March 16, 2014

The One Thing That Changes All Relationships. ~ Freya Watson


We live in a vibrational world, where similar vibrations attract.

“I was going through a tough patch in my relationship. It felt as if I was carrying everything myself, with my partner just not being there to support me… Being ‘self-aware,’ I thought I had reflected on myself sufficiently (a dangerous assumption to make!). I had looked at the situation from all angles, wondered what I was projecting onto my partner, wondered what I need to look at myself—but I still kept feeling let down and unsupported.

Eventually, one day, the frustration hit a particular low, and I let all the unspoken feelings and criticisms come tumbling out—and it turned out to be the key that unlocked the door to understanding. As I stood there, venting my feelings about how my partner was just like my father (my own limited view of him, that is)—head in the sand, not willing to engage, blah, blah, blah—and he voiced his views about how I was just like his father, always on his case, criticizing him, nothing good to say, etc., we suddenly realized we were playing the image of each-other’s fathers to perfection.

That night, as we lay in bed, I laughed at the idea that there we were, the two fathers in bed together – but where were the ‘real’ us? We’d been so busy repeating patterns of the past—and bouncing them perfectly off each-other—that we’d lost ourselves in the midst of the drama. The humor led to a more light-hearted sharing about why we’d been feeling, and behaving, as we had—and to a place of more genuine understanding for ourselves and for our fathers.”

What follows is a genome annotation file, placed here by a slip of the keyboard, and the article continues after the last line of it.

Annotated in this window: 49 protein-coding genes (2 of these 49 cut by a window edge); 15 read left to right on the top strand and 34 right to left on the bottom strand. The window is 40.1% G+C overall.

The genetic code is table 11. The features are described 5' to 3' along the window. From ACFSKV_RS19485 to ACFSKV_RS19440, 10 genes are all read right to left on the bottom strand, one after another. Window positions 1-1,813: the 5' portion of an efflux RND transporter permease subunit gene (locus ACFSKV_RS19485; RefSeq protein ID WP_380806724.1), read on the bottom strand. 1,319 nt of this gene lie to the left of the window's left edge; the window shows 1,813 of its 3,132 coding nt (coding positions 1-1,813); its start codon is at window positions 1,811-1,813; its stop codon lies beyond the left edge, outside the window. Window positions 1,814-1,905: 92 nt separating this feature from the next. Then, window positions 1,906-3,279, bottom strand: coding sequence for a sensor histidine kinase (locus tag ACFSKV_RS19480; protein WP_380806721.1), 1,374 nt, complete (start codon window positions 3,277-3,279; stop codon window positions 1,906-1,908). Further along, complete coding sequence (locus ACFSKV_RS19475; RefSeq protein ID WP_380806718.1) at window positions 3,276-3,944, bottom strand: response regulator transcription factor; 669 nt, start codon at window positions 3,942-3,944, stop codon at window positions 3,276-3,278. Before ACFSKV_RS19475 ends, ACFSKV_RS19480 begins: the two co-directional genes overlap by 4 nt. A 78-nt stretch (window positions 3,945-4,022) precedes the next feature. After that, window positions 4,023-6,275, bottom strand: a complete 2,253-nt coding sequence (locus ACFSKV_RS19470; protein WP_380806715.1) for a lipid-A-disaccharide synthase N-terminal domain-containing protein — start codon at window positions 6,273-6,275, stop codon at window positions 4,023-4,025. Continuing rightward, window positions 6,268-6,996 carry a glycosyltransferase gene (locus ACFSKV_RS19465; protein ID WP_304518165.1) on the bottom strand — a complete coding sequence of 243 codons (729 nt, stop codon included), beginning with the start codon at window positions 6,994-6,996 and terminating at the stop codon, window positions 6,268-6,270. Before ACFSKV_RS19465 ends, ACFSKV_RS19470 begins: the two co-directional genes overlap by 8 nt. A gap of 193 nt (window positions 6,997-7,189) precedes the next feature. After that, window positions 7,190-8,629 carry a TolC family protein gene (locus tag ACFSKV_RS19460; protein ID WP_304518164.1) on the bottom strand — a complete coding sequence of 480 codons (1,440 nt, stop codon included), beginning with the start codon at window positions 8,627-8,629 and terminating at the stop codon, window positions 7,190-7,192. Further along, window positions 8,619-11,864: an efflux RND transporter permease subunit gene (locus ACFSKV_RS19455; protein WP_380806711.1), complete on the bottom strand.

(from The Beautiful Garden )

My thirties were a dramatic period of change in my life.

Stepping into management for the first time in my then-career; getting married; having my first child; working through the practical and emotional aftermath of my marriage break-up; and re-connecting with my life-long passion for healing. But there was one thing that fundamentally changed my life more than any of these.

Looking back, it seems hard to believe that I ever lived my life with a perspective other than the one I have now.

I find it hard to connect with the young woman to whom things happened from outside and for whom things took off only through her own hard work. Her periods of introspection revolved only around wondering what she could do differently to make her life different—how she could through action, influence her own and others’ behaviors in order to yield a better outcome.

And the model worked pretty well, up to a point—as it does for most people who have energy and brains to burn, and the ability to apply them in a focused way.

But have you ever found yourself at a point in your life when the universe just throws a curve ball and you wonder how you’re supposed to handle it? A time when none of your normal response mechanisms seem to work anymore?

It seems to be a common story for a lot of us who stumble across the road less traveled, having shunned it for years. We’re in a situation, or something happens for which we are ill-prepared, and which ends up being a catalyst for dramatic personal growth.

When my usual “be calm, be logical, apply yourself and communicate” model of the world failed to sort out my own personal catastrophe, I felt as if I was falling apart.

It was the closest I’ve ever come to a nervous breakdown and yet, as the old model fell away, new doors began to open. They were doors that I couldn’t resist walking through, with my insatiable curiosity still intact and my longing for emotional pain-relief.

The discoveries I made when I walked through those new doors didn’t relieve the pain as quickly as I might have liked. But the understandings that came helped to soothe it considerably and they have helped to avert a lot of unnecessary pain subsequently. And the biggest of these understandings was that we live in a vibrational world, where similar vibrations attract.